Refreshing Your Own Sense of Wonder Through Studies

Young children often marvel at the simple joys found in the world around them. Studies from The Creative Curriculum
honor and leverage that sense of wonder to help children explore and investigate, form connections, and make sense of the world through play.

As a classroom teacher, I experienced the joy of implementing some studies several times with different classrooms of children. As a teacher revisiting topics year after year, I learned that by maintaining my own sense of wonder, I was best prepared to nurture children’s innate sense of curiosity.

Here are three ways that a teacher’s sense of wonder is fueled through study work.


1. Leverage Observations to Engage Children

My own sense of wonder was continually renewed through my observations of children. Coming to know each child as they investigated a study topic for the first time was a true marvel, regardless of how many times I had implemented a particular study.

Reflecting on your observations and knowledge of the children in your care enables you to tailor experiences to what children demonstrate interest in. Even when you implement a Teaching Guide (repeatedly!) as it is written, you have plenty of opportunities as the study unfolds to be responsive to children’s interests and curiosity. In fact, studies are intentionally designed to support you in using your observations of children to drive your planning and decision-making.

For example, consider a scenario in which a teacher introduces a model of a bicycle to the Discovery area during the Wheels study. When the children demonstrate great interest in the model bicycle, the teacher responds by bringing in an actual bicycle and inviting the children to create observational drawings to document their discoveries and explorations. The teacher alters her plans to extend the experience over several days as children continue to make careful observations, ask questions about the parts of the bicycle, and build connections to what they already know about bicycles and wheels. The teachers then uses her observations, the children’s work samples, and the Teaching Guide to plan future experiences that will build on the children’s recent discoveries and questions.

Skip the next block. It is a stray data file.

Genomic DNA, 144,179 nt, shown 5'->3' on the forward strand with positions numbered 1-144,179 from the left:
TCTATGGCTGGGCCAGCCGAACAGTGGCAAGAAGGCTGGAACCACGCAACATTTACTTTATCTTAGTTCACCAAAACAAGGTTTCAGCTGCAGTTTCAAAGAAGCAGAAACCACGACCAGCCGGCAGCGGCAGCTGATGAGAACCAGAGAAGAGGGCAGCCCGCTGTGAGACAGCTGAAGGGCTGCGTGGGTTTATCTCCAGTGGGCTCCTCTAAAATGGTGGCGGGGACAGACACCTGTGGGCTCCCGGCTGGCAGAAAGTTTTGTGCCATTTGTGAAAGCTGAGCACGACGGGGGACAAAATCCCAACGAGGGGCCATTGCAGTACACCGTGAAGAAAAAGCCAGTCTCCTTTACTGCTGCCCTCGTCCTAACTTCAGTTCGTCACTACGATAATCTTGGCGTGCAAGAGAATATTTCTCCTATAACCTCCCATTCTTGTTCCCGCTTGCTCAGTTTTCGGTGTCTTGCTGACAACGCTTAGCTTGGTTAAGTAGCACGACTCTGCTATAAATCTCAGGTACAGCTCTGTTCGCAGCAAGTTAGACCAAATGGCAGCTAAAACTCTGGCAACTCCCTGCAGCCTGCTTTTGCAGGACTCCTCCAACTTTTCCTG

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Michael points to the handlebars. “I think this part is like a steering wheel.”


2. Enhance Study Materials

As you implement studies from year to year, not only will your reflections from past investigations expand, but so will your collections of materials related to study topics. Offering materials in aesthetically pleasing and interesting ways provokes children’s creative thinking, fosters their engagement, and nurtures their persistence. Trying out new ways to offer study-related materials to children and taking advantage of materials that may become available to you can bring revitalizing, fascinating, and profound enhancements to already well-executed studies.

For example, after implementing the Balls study for several years, a teacher acquires a large collection of metallic balls through a community donation. She decides to incorporate this new collection into classroom experiences and interest areas for her upcoming implementation of the Balls study. One way she offers the material is by pairing the collection with spoons, containers, and strainers at the water table. The teacher ensures she listens carefully as children play to document their thinking.


A child sings, “Shiny, shiny, shiny. I can fit three balls in here and one big one here. I made you shiny fish soup!”


3. Nurture New Relationships

Each year brings a unique group of children with diverse prior experiences, which may not only impact study implementation but improve it. Learning about each new group of children, their families, and the community around you allows you to incorporate new study-related experiences that directly relate to the group of children you are currently supporting, ensuring that each iteration of a study is both meaningful and authentic. In this way, the teacher is empowered to build relationships with children and their families. Viewing the world through their experiences allows something as ordinary—or even annoying!—as a clogged drain to reignite your own sense of amazement.

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For example, after sending home the Letter to Families prior to implementing the Water study, a teacher learns that a mother of a child in her class is a plumber. Once the study is underway, the teacher invites her to visit the classroom to discuss her tools and how she spends her day as a plumber. The teacher supports children in developing interview questions in preparation for her visit. The plumber’s son, Emanuel, offers a unique perspective, as he already knows a great deal about how plumbing works.


“If you have a clog, it could be for a lot of things. Sometimes, you have something stuck in your pipes. Like this.”

Learning about the children in your care, enhancing study-related materials, and strengthening family partnerships allows you to incorporate experiences that evolve over time and evoke a refreshed sense of wonder for children; their families; and even for you, their teacher.

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